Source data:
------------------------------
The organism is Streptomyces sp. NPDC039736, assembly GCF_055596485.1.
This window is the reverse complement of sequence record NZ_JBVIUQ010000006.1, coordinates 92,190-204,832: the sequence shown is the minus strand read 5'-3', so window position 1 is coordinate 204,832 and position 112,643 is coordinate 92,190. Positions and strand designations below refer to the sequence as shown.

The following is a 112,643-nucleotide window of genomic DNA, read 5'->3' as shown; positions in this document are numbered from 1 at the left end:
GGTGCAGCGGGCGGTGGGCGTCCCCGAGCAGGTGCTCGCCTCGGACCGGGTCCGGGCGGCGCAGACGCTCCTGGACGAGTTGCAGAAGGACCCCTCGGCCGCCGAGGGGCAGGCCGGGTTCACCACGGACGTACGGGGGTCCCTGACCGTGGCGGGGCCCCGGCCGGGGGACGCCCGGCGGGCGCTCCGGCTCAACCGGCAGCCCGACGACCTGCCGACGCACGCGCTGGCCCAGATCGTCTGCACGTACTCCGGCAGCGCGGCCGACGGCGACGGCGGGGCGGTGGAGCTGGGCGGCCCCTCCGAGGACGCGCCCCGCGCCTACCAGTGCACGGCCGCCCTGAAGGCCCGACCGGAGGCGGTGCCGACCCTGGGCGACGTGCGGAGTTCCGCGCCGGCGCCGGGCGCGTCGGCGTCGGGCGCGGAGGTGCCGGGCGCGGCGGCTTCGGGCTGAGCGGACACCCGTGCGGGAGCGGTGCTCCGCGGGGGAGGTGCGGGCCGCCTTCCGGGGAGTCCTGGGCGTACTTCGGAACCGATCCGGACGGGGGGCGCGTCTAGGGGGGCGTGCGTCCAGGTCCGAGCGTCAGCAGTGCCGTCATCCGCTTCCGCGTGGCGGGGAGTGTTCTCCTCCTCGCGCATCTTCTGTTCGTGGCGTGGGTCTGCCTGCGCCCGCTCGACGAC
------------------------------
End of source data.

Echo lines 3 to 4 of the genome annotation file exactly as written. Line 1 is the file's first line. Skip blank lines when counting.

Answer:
The following is a 112,643-nucleotide window of genomic DNA, read 5'->3' as shown; positions in this document are numbered from 1 at the left end:
GGTGCAGCGGGCGGTGGGCGTCCCCGAGCAGGTGCTCGCCTCGGACCGGGTCCGGGCGGCGCAGACGCTCCTGGACGAGTTGCAGAAGGACCCCTCGGCCGCCGAGGGGCAGGCCGGGTTCACCACGGACGTACGGGGGTCCCTGACCGTGGCGGGGCCCCGGCCGGGGGACGCCCGGCGGGCGCTCCGGCTCAACCGGCAGCCCGACGACCTGCCGACGCACGCGCTGGCCCAGATCGTCTGCACGTACTCCGGCAGCGCGGCCGACGGCGACGGCGGGGCGGTGGAGCTGGGCGGCCCCTCCGAGGACGCGCCCCGCGCCTACCAGTGCACGGCCGCCCTGAAGGCCCGACCGGAGGCGGTGCCGACCCTGGGCGACGTGCGGAGTTCCGCGCCGGCGCCGGGCGCGTCGGCGTCGGGCGCGGAGGTGCCGGGCGCGGCGGCTTCGGGCTGAGCGGACACCCGTGCGGGAGCGGTGCTCCGCGGGGGAGGTGCGGGCCGCCTTCCGGGGAGTCCTGGGCGTACTTCGGAACCGATCCGGACGGGGGGCGCGTCTAGGGGGGCGTGCGTCCAGGTCCGAGCGTCAGCAGTGCCGTCATCCGCTTCCGCGTGGCGGGGAGTGTTCTCCTCCTCGCGCATCTTCTGTTCGTGGCGTGGGTCTGCCTGCGCCCGCTCGACGAC